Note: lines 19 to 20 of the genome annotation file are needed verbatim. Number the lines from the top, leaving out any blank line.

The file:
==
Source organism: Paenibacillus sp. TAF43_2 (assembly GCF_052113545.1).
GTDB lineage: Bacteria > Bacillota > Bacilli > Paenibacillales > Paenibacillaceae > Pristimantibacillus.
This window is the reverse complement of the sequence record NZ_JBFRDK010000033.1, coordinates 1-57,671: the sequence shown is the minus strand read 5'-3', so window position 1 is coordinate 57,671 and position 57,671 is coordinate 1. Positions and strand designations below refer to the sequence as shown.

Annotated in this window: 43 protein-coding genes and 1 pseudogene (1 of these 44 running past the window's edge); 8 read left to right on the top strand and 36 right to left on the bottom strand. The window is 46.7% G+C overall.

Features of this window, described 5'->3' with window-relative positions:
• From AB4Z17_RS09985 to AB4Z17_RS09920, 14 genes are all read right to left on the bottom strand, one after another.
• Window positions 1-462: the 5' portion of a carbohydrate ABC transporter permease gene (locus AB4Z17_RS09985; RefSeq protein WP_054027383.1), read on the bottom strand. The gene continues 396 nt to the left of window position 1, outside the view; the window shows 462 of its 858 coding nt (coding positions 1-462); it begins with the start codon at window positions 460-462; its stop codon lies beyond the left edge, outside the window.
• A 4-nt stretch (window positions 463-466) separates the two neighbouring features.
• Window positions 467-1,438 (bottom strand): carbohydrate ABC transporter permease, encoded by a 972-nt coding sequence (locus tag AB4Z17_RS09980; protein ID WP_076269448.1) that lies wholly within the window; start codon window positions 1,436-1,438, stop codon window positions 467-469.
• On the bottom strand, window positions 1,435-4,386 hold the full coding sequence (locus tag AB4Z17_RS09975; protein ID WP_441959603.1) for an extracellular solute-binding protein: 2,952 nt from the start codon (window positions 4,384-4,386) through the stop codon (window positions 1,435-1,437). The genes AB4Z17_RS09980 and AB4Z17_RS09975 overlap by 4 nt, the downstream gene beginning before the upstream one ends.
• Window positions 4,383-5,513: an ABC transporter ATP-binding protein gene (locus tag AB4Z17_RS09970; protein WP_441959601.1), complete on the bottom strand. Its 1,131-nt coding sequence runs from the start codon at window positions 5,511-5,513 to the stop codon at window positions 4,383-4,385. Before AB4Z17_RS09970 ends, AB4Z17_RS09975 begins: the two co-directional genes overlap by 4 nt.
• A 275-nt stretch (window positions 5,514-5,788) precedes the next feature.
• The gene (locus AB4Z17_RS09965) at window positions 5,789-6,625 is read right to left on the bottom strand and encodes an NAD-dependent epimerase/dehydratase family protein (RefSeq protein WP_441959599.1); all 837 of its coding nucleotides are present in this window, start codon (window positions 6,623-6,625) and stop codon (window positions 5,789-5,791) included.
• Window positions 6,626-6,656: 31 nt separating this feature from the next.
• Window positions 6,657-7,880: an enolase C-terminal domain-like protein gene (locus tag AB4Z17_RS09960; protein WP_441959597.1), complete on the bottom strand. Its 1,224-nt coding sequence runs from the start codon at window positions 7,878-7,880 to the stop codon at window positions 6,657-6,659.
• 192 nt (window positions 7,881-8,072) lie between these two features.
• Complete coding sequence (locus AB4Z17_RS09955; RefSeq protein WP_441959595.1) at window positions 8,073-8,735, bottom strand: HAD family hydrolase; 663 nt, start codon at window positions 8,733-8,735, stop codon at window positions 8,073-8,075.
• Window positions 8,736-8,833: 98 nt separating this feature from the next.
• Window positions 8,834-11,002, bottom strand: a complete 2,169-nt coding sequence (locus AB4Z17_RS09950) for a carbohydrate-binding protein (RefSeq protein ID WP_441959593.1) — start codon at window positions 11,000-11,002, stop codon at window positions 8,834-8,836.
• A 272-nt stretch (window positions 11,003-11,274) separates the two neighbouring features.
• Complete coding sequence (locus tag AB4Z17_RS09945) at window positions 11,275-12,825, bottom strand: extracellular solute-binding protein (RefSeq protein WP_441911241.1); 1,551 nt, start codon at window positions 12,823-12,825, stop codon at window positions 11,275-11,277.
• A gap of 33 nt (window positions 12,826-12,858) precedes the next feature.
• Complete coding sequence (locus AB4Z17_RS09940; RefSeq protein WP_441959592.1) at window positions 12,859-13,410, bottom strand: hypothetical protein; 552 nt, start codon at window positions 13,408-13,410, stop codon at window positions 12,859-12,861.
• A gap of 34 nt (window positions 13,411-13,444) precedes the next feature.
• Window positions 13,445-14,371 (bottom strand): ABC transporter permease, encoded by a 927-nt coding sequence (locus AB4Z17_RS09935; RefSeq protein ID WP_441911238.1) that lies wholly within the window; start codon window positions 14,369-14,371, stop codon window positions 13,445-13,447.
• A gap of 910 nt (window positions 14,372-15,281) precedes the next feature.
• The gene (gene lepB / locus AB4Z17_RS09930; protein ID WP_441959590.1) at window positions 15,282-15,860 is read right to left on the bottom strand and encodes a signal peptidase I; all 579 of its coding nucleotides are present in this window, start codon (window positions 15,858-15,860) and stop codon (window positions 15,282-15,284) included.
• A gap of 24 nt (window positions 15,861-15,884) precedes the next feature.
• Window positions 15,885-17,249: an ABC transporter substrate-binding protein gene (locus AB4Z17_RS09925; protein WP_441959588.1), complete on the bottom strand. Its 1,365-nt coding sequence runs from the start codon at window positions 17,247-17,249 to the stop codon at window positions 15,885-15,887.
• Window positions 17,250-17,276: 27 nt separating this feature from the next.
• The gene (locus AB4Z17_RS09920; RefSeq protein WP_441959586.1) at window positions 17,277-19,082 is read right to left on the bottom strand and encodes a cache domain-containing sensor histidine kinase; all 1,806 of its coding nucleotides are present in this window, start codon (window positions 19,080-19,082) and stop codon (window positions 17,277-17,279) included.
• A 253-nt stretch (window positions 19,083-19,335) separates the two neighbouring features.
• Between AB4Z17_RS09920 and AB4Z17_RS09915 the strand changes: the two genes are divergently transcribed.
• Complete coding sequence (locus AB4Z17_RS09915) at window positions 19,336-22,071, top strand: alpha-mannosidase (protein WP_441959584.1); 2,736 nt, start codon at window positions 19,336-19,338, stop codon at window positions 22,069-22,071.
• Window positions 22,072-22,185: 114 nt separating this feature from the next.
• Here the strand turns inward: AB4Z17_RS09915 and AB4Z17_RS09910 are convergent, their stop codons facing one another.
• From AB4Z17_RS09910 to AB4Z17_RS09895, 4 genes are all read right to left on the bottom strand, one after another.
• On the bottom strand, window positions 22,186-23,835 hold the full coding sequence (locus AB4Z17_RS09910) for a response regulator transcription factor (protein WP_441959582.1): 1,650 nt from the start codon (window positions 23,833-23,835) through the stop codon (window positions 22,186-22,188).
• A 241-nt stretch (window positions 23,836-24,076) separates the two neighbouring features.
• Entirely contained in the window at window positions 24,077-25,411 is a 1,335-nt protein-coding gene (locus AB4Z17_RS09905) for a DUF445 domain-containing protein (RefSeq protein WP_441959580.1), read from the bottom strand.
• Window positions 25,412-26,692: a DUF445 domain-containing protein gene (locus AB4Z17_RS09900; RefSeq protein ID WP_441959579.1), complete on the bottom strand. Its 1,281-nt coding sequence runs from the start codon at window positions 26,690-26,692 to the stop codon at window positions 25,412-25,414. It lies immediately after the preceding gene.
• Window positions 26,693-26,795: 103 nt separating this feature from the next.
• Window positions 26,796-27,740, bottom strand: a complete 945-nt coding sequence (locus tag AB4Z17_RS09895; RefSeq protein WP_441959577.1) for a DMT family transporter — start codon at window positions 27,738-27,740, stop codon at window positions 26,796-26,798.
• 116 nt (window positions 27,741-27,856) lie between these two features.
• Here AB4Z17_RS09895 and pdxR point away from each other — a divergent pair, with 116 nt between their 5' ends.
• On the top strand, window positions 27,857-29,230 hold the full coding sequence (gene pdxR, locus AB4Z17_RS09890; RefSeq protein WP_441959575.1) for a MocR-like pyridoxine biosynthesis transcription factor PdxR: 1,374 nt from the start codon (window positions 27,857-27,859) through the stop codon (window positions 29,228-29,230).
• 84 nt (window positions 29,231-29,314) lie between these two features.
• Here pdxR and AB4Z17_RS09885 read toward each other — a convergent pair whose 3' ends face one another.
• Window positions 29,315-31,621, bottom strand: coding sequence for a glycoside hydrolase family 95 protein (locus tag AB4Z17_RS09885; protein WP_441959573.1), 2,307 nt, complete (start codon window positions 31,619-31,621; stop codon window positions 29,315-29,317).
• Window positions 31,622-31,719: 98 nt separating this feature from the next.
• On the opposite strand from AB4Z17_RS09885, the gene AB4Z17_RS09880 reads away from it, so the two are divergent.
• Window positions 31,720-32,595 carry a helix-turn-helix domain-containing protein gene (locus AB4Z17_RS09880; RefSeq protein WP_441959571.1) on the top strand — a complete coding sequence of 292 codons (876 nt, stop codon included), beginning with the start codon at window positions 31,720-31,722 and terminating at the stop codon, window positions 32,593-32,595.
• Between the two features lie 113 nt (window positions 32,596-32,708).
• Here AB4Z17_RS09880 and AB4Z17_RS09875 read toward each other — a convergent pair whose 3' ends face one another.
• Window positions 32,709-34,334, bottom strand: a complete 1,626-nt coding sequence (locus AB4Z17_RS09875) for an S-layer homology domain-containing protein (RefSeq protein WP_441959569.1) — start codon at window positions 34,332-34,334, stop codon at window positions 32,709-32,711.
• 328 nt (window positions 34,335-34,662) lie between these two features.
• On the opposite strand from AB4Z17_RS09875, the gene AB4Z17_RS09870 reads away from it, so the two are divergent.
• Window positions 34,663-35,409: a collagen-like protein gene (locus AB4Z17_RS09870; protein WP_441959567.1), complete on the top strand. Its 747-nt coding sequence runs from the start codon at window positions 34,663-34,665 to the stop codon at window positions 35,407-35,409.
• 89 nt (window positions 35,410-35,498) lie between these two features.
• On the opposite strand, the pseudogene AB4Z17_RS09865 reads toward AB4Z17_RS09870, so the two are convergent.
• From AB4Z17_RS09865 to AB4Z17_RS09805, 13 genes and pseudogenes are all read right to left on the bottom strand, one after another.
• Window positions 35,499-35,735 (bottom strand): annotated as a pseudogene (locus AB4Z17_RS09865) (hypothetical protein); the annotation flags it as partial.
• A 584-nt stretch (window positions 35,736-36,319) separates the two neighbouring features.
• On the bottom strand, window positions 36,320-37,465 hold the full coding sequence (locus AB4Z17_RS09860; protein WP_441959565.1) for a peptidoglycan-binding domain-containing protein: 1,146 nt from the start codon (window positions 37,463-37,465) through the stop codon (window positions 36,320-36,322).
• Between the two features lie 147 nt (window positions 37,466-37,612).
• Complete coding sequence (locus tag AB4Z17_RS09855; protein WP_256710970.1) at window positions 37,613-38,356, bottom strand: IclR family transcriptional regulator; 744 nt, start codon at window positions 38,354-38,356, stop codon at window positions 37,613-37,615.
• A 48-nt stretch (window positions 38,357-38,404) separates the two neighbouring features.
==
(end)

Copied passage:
• Window positions 8,834-11,002, bottom strand: a complete 2,169-nt coding sequence (locus AB4Z17_RS09950) for a carbohydrate-binding protein (RefSeq protein ID WP_441959593.1) — start codon at window positions 11,000-11,002, stop codon at window positions 8,834-8,836.
• A 272-nt stretch (window positions 11,003-11,274) separates the two neighbouring features.